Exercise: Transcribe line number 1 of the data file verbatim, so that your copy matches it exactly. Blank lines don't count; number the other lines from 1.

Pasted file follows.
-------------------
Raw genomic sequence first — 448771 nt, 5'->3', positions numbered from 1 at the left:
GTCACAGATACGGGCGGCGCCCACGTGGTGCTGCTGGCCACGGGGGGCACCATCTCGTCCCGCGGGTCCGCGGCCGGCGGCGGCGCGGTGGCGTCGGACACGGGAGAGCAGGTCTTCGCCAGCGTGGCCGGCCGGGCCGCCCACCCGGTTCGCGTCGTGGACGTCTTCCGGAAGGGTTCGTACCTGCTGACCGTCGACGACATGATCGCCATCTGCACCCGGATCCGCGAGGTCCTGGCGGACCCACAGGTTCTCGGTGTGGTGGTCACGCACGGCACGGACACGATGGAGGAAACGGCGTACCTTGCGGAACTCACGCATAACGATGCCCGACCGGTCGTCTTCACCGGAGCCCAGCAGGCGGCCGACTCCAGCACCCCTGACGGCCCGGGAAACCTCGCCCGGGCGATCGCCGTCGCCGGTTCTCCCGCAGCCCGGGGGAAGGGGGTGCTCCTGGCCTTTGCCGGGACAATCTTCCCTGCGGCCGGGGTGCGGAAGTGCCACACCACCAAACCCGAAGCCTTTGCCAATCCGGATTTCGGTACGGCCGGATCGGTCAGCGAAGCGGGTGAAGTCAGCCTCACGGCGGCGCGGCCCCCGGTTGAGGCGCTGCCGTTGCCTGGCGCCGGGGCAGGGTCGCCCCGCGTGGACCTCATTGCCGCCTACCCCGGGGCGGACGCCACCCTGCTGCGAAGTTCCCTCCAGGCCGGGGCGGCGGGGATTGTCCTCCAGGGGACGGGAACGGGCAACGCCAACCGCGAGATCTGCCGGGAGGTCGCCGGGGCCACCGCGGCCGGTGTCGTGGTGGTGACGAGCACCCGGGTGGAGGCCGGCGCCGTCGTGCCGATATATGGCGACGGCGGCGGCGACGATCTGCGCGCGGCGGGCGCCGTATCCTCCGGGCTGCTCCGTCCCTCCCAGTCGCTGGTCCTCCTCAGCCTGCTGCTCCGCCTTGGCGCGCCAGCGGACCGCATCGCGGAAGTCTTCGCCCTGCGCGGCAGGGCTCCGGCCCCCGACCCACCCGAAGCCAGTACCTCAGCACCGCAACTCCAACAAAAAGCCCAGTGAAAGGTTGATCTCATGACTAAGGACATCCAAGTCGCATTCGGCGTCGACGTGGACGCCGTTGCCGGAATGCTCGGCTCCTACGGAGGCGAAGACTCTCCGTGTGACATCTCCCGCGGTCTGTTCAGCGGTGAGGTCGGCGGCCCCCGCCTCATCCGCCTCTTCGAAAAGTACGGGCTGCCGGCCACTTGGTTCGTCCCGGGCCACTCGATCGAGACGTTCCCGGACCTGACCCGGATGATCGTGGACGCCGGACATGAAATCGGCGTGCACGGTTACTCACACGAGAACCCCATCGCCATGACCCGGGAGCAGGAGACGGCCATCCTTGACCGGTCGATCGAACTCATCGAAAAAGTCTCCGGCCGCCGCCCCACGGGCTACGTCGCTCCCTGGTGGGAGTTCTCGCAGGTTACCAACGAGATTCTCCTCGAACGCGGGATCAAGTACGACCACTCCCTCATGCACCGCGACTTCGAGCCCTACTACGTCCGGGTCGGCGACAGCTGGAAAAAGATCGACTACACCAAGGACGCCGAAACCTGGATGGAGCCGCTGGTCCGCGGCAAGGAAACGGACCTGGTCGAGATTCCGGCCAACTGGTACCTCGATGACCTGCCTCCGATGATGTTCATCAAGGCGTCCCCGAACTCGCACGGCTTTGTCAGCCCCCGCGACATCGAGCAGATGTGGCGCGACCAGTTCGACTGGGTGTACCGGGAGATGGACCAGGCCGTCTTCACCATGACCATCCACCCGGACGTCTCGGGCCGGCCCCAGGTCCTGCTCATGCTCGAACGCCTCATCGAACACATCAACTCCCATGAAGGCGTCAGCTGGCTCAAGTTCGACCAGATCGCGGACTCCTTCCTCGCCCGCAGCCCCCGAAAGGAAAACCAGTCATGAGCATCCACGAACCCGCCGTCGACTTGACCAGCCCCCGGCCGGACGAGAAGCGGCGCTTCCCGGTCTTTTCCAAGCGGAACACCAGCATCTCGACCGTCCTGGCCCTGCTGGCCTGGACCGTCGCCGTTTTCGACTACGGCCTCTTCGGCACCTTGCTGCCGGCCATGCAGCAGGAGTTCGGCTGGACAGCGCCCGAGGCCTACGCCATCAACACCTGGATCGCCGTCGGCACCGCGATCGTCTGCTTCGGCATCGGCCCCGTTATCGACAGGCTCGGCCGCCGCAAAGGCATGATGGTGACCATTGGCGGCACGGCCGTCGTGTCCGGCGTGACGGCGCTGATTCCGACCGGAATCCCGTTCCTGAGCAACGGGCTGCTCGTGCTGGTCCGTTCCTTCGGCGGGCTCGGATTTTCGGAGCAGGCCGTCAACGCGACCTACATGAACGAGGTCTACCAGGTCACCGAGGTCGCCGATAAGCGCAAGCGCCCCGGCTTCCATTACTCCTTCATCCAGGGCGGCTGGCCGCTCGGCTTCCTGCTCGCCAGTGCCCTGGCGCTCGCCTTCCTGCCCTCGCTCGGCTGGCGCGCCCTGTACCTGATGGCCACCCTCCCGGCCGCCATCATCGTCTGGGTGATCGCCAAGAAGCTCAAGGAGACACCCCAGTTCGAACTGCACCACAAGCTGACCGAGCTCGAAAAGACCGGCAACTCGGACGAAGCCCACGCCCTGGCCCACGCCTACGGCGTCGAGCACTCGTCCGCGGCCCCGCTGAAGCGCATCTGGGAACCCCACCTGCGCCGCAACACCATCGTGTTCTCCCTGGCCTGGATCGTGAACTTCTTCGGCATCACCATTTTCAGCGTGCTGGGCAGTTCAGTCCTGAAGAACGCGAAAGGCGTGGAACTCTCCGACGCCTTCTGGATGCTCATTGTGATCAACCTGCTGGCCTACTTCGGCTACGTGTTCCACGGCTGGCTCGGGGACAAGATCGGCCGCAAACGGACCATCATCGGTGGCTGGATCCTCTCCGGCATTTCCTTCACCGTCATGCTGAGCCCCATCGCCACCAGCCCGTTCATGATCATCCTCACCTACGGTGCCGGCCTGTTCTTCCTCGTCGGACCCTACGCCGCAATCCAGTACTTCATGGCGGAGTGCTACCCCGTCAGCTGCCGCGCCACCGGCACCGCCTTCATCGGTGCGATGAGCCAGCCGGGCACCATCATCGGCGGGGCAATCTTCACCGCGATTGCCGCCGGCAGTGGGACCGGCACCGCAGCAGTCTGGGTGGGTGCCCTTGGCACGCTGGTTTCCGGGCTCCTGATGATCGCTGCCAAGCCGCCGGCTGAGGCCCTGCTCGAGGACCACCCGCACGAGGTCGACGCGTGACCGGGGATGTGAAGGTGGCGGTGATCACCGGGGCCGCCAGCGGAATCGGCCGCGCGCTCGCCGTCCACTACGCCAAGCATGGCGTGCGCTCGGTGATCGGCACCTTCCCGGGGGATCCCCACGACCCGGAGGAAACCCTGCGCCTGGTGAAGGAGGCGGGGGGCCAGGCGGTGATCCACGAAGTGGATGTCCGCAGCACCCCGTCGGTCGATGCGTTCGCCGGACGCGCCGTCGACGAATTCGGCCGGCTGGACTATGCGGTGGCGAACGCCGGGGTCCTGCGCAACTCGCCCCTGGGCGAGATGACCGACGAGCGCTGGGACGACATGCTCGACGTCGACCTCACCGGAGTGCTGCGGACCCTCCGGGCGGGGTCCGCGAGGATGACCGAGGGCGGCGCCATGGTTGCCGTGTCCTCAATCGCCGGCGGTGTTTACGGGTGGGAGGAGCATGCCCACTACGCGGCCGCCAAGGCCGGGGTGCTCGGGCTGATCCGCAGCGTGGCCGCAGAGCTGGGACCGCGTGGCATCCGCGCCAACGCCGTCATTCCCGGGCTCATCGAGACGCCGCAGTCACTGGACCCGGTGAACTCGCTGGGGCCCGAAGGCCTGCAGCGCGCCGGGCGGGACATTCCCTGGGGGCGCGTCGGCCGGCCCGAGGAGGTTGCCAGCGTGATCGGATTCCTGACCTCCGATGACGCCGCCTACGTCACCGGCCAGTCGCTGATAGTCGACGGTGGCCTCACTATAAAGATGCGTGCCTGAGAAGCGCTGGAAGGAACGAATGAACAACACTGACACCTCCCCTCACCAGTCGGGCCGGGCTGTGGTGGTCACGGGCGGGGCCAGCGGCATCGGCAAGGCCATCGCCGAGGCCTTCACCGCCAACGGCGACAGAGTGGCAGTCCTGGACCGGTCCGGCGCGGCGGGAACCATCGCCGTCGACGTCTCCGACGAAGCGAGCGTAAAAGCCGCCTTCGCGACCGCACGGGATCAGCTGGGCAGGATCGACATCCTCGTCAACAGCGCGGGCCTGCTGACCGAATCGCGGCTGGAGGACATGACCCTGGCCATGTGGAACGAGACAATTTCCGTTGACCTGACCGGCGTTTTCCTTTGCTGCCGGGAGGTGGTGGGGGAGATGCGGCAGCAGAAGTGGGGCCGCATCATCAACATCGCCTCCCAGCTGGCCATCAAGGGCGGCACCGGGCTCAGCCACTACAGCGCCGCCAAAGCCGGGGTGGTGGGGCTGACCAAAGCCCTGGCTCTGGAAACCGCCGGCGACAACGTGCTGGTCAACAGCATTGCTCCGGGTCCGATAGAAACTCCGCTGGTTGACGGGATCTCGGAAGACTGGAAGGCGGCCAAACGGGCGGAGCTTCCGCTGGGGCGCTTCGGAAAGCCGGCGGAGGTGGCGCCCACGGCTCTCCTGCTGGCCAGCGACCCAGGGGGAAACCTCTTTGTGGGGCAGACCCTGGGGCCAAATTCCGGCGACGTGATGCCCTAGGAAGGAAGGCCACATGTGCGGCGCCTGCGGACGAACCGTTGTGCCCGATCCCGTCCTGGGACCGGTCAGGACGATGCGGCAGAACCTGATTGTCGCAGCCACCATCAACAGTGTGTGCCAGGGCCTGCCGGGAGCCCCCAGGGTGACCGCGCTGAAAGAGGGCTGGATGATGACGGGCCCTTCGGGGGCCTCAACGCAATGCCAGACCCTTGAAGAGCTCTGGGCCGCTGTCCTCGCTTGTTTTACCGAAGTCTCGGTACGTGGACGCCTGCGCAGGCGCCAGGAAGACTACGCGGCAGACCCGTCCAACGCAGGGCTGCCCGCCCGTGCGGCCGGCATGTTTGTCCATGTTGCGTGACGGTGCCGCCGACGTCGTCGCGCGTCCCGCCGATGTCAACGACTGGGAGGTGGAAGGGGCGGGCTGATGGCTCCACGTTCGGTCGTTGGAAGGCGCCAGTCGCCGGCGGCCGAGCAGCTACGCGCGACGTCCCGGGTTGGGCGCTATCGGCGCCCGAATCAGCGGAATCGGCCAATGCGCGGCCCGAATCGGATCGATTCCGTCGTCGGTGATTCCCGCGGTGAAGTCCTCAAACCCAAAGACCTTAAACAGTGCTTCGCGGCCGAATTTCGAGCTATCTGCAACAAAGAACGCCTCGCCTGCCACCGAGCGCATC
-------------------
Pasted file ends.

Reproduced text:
Raw genomic sequence first — 448771 nt, 5'->3', positions numbered from 1 at the left: